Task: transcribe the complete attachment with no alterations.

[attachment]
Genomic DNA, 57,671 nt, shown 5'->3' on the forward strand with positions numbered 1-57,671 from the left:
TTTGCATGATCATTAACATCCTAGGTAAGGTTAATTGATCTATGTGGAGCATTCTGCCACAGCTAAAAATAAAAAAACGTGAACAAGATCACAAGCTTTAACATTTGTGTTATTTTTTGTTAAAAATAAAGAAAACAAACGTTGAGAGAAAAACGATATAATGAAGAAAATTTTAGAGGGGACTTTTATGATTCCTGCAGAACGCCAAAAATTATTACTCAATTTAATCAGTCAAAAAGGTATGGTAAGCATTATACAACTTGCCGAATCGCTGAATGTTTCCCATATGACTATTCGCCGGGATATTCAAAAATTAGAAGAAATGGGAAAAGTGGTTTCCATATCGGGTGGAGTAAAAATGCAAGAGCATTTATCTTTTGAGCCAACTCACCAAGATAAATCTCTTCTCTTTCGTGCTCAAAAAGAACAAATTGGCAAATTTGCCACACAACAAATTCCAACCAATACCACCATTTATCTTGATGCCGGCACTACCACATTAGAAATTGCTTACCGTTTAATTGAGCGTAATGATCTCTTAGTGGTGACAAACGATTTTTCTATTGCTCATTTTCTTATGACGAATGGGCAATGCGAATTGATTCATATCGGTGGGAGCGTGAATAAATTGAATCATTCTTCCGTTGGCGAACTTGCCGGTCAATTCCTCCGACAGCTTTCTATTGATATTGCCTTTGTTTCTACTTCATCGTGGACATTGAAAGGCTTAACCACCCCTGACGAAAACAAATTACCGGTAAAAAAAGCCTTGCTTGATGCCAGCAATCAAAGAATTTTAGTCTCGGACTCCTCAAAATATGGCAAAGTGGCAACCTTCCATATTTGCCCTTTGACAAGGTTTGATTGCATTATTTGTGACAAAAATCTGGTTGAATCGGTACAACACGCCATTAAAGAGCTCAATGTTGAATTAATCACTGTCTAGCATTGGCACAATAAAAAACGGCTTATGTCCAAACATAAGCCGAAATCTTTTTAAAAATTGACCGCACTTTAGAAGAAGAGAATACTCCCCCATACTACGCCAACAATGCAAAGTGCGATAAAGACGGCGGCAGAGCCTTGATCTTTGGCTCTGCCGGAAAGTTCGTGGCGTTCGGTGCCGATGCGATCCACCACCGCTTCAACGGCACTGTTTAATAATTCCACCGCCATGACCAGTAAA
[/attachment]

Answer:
Genomic DNA, 57,671 nt, shown 5'->3' on the forward strand with positions numbered 1-57,671 from the left:
TTTGCATGATCATTAACATCCTAGGTAAGGTTAATTGATCTATGTGGAGCATTCTGCCACAGCTAAAAATAAAAAAACGTGAACAAGATCACAAGCTTTAACATTTGTGTTATTTTTTGTTAAAAATAAAGAAAACAAACGTTGAGAGAAAAACGATATAATGAAGAAAATTTTAGAGGGGACTTTTATGATTCCTGCAGAACGCCAAAAATTATTACTCAATTTAATCAGTCAAAAAGGTATGGTAAGCATTATACAACTTGCCGAATCGCTGAATGTTTCCCATATGACTATTCGCCGGGATATTCAAAAATTAGAAGAAATGGGAAAAGTGGTTTCCATATCGGGTGGAGTAAAAATGCAAGAGCATTTATCTTTTGAGCCAACTCACCAAGATAAATCTCTTCTCTTTCGTGCTCAAAAAGAACAAATTGGCAAATTTGCCACACAACAAATTCCAACCAATACCACCATTTATCTTGATGCCGGCACTACCACATTAGAAATTGCTTACCGTTTAATTGAGCGTAATGATCTCTTAGTGGTGACAAACGATTTTTCTATTGCTCATTTTCTTATGACGAATGGGCAATGCGAATTGATTCATATCGGTGGGAGCGTGAATAAATTGAATCATTCTTCCGTTGGCGAACTTGCCGGTCAATTCCTCCGACAGCTTTCTATTGATATTGCCTTTGTTTCTACTTCATCGTGGACATTGAAAGGCTTAACCACCCCTGACGAAAACAAATTACCGGTAAAAAAAGCCTTGCTTGATGCCAGCAATCAAAGAATTTTAGTCTCGGACTCCTCAAAATATGGCAAAGTGGCAACCTTCCATATTTGCCCTTTGACAAGGTTTGATTGCATTATTTGTGACAAAAATCTGGTTGAATCGGTACAACACGCCATTAAAGAGCTCAATGTTGAATTAATCACTGTCTAGCATTGGCACAATAAAAAACGGCTTATGTCCAAACATAAGCCGAAATCTTTTTAAAAATTGACCGCACTTTAGAAGAAGAGAATACTCCCCCATACTACGCCAACAATGCAAAGTGCGATAAAGACGGCGGCAGAGCCTTGATCTTTGGCTCTGCCGGAAAGTTCGTGGCGTTCGGTGCCGATGCGATCCACCACCGCTTCAACGGCACTGTTTAATAATTCCACCGCCATGACCAGTAAA